It would appear that to many businesses, once a customer has shown some loyalty, don’t bother throwing the odd bone to keep them interested. They clearly think they won’t go anywhere.
Today I cancelled a long-term relationship I had with a motor vehicle breakdown company. Had they done anything wrong in the ten years I has been with them? Not really. Had they priced themselves out of the market? Not sure, I just used to let the renewal roll on through.
So why did I call time? I was going to say it was all down to customer experience but when I gave it further thought – it was engagement too. Micah Solomon who wrote the article I’m referencing says ‘Like someone in love, the loyal customer only has eyes for you’. Well, this particular brand had stopped taking me out to dinner, showering me with compliments and making life easy for me. I felt taken for granted!
Here’s what happened. When I change my cars, which can be quite random, I would open their app or go online and change the details so my cover flips to the latest car. Simple? You would think so, but because I also had cover for the cost of parts - I have to call them. Yes, actually make a phone call. What’s wrong with that? I hear you ask. Nothing if you don’t have to endure the dull recorded message that tells me nothing I want to hear, followed by lots of equally dull options I need to choose between.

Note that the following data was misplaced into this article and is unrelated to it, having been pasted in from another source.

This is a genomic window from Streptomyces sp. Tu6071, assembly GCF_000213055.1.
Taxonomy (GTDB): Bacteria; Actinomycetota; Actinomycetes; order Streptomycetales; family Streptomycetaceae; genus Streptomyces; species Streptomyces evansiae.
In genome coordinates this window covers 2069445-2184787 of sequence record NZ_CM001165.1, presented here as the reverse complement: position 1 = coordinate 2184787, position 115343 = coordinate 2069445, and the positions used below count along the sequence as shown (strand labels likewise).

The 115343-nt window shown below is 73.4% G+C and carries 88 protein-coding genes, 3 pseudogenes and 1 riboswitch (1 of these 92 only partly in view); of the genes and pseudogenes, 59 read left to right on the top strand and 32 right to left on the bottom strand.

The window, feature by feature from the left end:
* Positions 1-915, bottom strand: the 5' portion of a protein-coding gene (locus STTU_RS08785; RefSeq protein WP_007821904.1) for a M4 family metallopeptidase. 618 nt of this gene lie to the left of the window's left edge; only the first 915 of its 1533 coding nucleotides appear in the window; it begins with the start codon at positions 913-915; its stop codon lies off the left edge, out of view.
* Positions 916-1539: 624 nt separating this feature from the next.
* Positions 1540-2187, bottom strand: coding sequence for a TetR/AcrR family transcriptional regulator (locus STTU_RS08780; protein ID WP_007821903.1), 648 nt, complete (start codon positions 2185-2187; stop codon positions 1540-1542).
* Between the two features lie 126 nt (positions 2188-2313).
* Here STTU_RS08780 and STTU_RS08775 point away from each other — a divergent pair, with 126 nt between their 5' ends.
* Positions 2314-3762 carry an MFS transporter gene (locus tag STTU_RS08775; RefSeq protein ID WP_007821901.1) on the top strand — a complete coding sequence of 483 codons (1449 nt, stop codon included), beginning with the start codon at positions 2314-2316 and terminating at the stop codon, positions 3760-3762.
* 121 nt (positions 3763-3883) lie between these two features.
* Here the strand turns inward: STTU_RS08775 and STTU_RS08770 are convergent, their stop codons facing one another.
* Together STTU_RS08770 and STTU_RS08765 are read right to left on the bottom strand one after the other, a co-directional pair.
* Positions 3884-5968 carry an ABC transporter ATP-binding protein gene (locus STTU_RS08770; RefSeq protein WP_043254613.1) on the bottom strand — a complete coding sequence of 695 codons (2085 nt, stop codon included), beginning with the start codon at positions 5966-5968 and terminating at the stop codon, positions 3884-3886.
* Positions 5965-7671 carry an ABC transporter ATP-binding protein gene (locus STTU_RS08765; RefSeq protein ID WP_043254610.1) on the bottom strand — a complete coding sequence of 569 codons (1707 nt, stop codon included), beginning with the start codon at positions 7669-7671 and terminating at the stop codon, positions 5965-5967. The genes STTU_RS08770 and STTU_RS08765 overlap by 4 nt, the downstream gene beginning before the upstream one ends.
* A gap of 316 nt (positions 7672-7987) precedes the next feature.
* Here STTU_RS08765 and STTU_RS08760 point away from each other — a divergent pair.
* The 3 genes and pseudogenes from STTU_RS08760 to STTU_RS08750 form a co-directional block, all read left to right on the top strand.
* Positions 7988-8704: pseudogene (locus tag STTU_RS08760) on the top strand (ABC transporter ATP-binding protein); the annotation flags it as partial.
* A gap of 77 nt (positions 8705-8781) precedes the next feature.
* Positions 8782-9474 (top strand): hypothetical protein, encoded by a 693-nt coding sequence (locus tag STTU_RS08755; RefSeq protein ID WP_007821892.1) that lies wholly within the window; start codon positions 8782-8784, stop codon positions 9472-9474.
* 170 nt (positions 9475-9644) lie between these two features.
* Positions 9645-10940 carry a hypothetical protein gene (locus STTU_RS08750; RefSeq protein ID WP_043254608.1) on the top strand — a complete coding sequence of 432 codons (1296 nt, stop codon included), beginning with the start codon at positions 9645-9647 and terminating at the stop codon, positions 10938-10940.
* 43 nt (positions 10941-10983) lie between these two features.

Like many consumers, I want to converse with brands the way I want to – that’s part of the reason we spend so much of our income on communication tools and access to data networks and the world wide web. Don’t force me down one channel because you can’t be bothered to provide a decent CX.
I did call them today and eventually got through to a human – I announced I wanted to cancel and explained why. I was told I hadn’t able to change my car details online because I have parts cover and there are a few terms they need to inform me about. Uh? I said that could all be done online or via the app. I do my personal tax returns and all my business taxes online – never having to speak to a soul and no terms and conditions need to be read out to me on the phone.
So, that’s it – I’m off to pastures new.
Could the outcome had been different? Yes, if over the years I had been sent information in the format I wanted and if it was of interest to me. They had enough data about me to make me feel appreciated as a loyal customer.
Here’s a few words to remember –
Customer – loyalty – omnichannel – engagement – experience – complacency – social media – digital transformation
Building Customer Engagement And Loyalty, One Happy Customer At A Time The single best thing you can do for your business today is to focus on building customer engagement and loyalty, one happy, well-served customer at a time.